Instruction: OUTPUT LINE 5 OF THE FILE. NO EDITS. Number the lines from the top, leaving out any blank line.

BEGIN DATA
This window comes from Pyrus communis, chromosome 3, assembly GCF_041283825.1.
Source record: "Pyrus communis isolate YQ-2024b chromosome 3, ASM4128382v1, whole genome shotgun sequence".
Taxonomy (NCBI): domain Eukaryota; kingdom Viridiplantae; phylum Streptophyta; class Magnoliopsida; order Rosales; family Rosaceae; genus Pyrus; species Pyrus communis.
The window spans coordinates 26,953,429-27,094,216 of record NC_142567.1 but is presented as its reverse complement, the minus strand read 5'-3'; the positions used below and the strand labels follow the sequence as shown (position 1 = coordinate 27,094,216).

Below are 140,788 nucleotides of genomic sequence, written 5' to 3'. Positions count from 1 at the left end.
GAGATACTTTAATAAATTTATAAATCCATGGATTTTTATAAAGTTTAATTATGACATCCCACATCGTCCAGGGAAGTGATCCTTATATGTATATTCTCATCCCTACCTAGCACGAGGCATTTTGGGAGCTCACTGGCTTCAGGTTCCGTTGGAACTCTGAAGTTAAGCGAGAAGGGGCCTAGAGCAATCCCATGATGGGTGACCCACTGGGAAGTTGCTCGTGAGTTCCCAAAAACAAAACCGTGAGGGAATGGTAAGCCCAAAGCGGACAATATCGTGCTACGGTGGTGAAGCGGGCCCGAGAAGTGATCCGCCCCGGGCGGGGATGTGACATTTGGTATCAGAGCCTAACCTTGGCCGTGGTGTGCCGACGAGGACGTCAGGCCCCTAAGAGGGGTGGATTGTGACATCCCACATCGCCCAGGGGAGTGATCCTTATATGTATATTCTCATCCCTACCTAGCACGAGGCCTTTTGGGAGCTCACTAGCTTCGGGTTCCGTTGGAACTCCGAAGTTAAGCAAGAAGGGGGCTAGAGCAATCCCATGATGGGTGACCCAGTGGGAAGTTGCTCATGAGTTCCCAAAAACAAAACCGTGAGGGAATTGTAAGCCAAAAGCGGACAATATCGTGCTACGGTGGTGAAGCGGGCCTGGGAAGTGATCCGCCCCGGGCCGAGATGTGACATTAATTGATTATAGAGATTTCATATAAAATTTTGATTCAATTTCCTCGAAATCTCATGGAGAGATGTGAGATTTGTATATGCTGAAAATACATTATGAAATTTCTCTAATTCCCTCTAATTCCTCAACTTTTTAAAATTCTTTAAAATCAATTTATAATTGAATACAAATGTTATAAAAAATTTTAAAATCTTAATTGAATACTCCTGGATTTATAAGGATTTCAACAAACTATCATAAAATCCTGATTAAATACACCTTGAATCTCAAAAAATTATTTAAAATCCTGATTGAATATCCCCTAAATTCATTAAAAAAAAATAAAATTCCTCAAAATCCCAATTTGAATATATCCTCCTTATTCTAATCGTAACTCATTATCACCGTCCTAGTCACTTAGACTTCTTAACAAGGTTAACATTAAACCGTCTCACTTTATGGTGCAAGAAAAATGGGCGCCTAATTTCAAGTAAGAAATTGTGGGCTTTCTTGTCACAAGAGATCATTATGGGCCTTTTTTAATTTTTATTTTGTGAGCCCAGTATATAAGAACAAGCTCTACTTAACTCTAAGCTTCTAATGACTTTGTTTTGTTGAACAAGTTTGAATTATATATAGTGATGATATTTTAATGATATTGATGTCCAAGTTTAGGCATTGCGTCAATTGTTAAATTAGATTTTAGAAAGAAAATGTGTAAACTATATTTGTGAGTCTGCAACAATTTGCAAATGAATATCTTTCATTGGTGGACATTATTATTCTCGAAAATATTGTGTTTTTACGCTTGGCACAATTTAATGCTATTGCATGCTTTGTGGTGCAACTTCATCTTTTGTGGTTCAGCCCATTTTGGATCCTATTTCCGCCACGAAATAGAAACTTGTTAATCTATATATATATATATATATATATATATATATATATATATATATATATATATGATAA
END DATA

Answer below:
Below are 140,788 nucleotides of genomic sequence, written 5' to 3'. Positions count from 1 at the left end.